Discussion:
[Biopython-dev] Project ideas for GSoC (or other student projects)
Peter Cock
2013-02-12 17:51:15 UTC
Permalink
Hello all,

Google recently confirmed they will be running Google Summer of Code 2013,
and we (Biopython and the other Bio* projects) would hope to be accepted again
under the Open Bioinformatics Foundation as in previous years:
http://lists.open-bio.org/pipermail/gsoc/2013/000196.html

It would be great to start coming up with potential project ideas, both larger
pieces of work suitable for GSoC but also smaller tasks for other project
students, or 'low hanging fruit' for potential contributors to cut
their teeth on.

See also http://biopython.org/wiki/Active_projects and the ideas list there.

Regards,

Peter
Wibowo Arindrarto
2013-02-12 18:29:02 UTC
Permalink
Hi everyone,

It's more or less a 'low hanging fruit', but I've been thinking
perhaps it may be useful if we have our own interface to the HMMER3
online service? The corresponding SearchIO parsers may be written for
this as well (they return different formats for which we haven't any
parsers currently).

And I think there are more things being worked on, not yet mentioned
in the wiki:

1. Porting our docs to Sphinx[1]
2. Converting some/all of the print and compare tests to unit tests.
For example, our Bio.Seq's tests are still print and compare tests.

regards,
Bow

[1] See the original feature request here:
https://redmine.open-bio.org/issues/3221
https://redmine.open-bio.org/issues/3220
https://redmine.open-bio.org/issues/3219
Peter Cock
2013-03-21 17:29:44 UTC
Permalink
On Tue, Feb 12, 2013 at 6:29 PM, Wibowo Arindrarto
Post by Wibowo Arindrarto
Hi everyone,
It's more or less a 'low hanging fruit', but I've been thinking
perhaps it may be useful if we have our own interface to the HMMER3
online service? The corresponding SearchIO parsers may be written for
this as well (they return different formats for which we haven't any
parsers currently).
Worth adding to the projects list here (or filing an enhancement bug)
http://biopython.org/wiki/Active_projects#Project_ideas - but not
enough to base a whole GSoC project around.
Post by Wibowo Arindrarto
And I think there are more things being worked on, not yet mentioned
1. Porting our docs to Sphinx[1]
2. Converting some/all of the print and compare tests to unit tests.
For example, our Bio.Seq's tests are still print and compare tests.
regards,
Bow
https://redmine.open-bio.org/issues/3221
https://redmine.open-bio.org/issues/3220
https://redmine.open-bio.org/issues/3219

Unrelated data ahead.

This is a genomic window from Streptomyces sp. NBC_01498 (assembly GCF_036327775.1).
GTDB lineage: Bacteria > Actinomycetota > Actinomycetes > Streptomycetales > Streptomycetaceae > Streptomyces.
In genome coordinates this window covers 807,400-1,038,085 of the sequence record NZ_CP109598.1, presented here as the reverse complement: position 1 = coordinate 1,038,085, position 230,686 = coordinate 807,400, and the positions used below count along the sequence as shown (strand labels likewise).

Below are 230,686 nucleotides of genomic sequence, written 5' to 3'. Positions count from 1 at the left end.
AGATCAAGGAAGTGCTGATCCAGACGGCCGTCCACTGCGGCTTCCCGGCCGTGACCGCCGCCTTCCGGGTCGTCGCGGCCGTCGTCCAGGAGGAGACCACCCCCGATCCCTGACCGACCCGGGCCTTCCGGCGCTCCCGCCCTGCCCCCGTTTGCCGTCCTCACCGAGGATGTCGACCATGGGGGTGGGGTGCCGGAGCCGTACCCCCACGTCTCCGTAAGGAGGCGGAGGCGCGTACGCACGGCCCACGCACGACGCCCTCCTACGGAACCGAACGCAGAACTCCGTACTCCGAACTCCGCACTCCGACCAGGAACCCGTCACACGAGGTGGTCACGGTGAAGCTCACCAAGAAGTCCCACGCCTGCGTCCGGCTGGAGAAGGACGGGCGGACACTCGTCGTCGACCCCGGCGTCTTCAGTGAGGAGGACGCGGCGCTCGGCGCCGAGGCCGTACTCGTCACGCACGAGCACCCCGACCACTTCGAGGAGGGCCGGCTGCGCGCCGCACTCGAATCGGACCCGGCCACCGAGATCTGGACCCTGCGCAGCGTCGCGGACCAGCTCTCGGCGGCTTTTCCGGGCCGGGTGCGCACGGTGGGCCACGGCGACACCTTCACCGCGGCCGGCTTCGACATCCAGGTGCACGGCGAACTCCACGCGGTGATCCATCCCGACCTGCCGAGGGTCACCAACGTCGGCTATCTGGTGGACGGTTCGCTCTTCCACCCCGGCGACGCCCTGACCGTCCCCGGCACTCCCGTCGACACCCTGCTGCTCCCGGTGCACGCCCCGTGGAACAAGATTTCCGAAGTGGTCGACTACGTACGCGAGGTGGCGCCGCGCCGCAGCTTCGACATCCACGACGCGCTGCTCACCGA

I don't think a purely documentation focused project is eligible
for GSoC. But both ideas make sense separately from GSoC.

Regards,

Peter
Peter Cock
2013-03-21 17:29:44 UTC
Permalink
On Tue, Feb 12, 2013 at 6:29 PM, Wibowo Arindrarto
Post by Wibowo Arindrarto
Hi everyone,
It's more or less a 'low hanging fruit', but I've been thinking
perhaps it may be useful if we have our own interface to the HMMER3
online service? The corresponding SearchIO parsers may be written for
this as well (they return different formats for which we haven't any
parsers currently).
Worth adding to the projects list here (or filing an enhancement bug)
http://biopython.org/wiki/Active_projects#Project_ideas - but not
enough to base a whole GSoC project around.
Post by Wibowo Arindrarto
And I think there are more things being worked on, not yet mentioned
1. Porting our docs to Sphinx[1]
2. Converting some/all of the print and compare tests to unit tests.
For example, our Bio.Seq's tests are still print and compare tests.
regards,
Bow
https://redmine.open-bio.org/issues/3221
https://redmine.open-bio.org/issues/3220
https://redmine.open-bio.org/issues/3219
I don't think a purely documentation focused project is eligible
for GSoC. But both ideas make sense separately from GSoC.

Regards,

Peter
Eric Talevich
2013-02-12 20:00:11 UTC
Permalink
Post by Peter Cock
Hello all,
Google recently confirmed they will be running Google Summer of Code 2013,
and we (Biopython and the other Bio* projects) would hope to be accepted again
http://lists.open-bio.org/pipermail/gsoc/2013/000196.html
It would be great to start coming up with potential project ideas, both larger
pieces of work suitable for GSoC but also smaller tasks for other project
students, or 'low hanging fruit' for potential contributors to cut
their teeth on.
One interesting GSoC project would be to implement support for phylogenetic
placements. The programs pplacer and EPA (part of RAxML) can place sequence
reads from metagenomic samples onto a reference phylogeny:
http://matsen.fhcrc.org/pplacer/
http://sysbio.oxfordjournals.org/content/60/3/291

The output format of those programs has been standardized as something I
suppose we could call the "jplace" format:
http://www.plosone.org/article/info%3Adoi%2F10.1371%2Fjournal.pone.0031009
http://arxiv.org/abs/1201.3397

It's based on JSON and Newick, with a small extension to Newick that
shouldn't be too hard to support. The GSoC project would be to implement a
parser for this and implement querying as well as integration with the rest
of Bio.Phylo to some reasonable extent. I would be available to mentor this.